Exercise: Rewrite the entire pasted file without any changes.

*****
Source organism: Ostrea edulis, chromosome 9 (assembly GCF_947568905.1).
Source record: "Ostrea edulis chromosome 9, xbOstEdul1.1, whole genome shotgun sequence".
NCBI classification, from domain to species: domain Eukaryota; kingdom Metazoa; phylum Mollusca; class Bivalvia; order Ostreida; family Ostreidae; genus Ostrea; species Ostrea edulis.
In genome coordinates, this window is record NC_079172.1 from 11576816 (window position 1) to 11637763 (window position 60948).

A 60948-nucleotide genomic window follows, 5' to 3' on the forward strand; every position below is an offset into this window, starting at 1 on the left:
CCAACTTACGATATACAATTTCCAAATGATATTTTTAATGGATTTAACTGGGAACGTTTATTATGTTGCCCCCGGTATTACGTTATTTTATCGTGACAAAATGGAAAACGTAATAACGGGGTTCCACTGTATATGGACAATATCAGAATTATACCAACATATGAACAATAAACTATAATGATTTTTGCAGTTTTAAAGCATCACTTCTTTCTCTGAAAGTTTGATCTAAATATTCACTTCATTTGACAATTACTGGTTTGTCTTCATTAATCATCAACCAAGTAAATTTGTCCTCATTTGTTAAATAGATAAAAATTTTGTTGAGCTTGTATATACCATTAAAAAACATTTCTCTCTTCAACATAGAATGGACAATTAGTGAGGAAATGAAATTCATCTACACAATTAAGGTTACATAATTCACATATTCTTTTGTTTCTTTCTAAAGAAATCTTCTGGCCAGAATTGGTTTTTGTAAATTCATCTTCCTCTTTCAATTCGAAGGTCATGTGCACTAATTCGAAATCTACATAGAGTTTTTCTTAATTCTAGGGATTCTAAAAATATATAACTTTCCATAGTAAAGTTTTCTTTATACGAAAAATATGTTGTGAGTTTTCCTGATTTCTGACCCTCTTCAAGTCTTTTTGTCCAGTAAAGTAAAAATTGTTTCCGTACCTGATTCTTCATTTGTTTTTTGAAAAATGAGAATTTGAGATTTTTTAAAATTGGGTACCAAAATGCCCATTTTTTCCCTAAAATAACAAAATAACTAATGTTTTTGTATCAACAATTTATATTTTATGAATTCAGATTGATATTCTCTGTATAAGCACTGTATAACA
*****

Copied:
Source organism: Ostrea edulis, chromosome 9 (assembly GCF_947568905.1).
Source record: "Ostrea edulis chromosome 9, xbOstEdul1.1, whole genome shotgun sequence".
NCBI classification, from domain to species: domain Eukaryota; kingdom Metazoa; phylum Mollusca; class Bivalvia; order Ostreida; family Ostreidae; genus Ostrea; species Ostrea edulis.
In genome coordinates, this window is record NC_079172.1 from 11576816 (window position 1) to 11637763 (window position 60948).

A 60948-nucleotide genomic window follows, 5' to 3' on the forward strand; every position below is an offset into this window, starting at 1 on the left:
CCAACTTACGATATACAATTTCCAAATGATATTTTTAATGGATTTAACTGGGAACGTTTATTATGTTGCCCCCGGTATTACGTTATTTTATCGTGACAAAATGGAAAACGTAATAACGGGGTTCCACTGTATATGGACAATATCAGAATTATACCAACATATGAACAATAAACTATAATGATTTTTGCAGTTTTAAAGCATCACTTCTTTCTCTGAAAGTTTGATCTAAATATTCACTTCATTTGACAATTACTGGTTTGTCTTCATTAATCATCAACCAAGTAAATTTGTCCTCATTTGTTAAATAGATAAAAATTTTGTTGAGCTTGTATATACCATTAAAAAACATTTCTCTCTTCAACATAGAATGGACAATTAGTGAGGAAATGAAATTCATCTACACAATTAAGGTTACATAATTCACATATTCTTTTGTTTCTTTCTAAAGAAATCTTCTGGCCAGAATTGGTTTTTGTAAATTCATCTTCCTCTTTCAATTCGAAGGTCATGTGCACTAATTCGAAATCTACATAGAGTTTTTCTTAATTCTAGGGATTCTAAAAATATATAACTTTCCATAGTAAAGTTTTCTTTATACGAAAAATATGTTGTGAGTTTTCCTGATTTCTGACCCTCTTCAAGTCTTTTTGTCCAGTAAAGTAAAAATTGTTTCCGTACCTGATTCTTCATTTGTTTTTTGAAAAATGAGAATTTGAGATTTTTTAAAATTGGGTACCAAAATGCCCATTTTTTCCCTAAAATAACAAAATAACTAATGTTTTTGTATCAACAATTTATATTTTATGAATTCAGATTGATATTCTCTGTATAAGCACTGTATAACA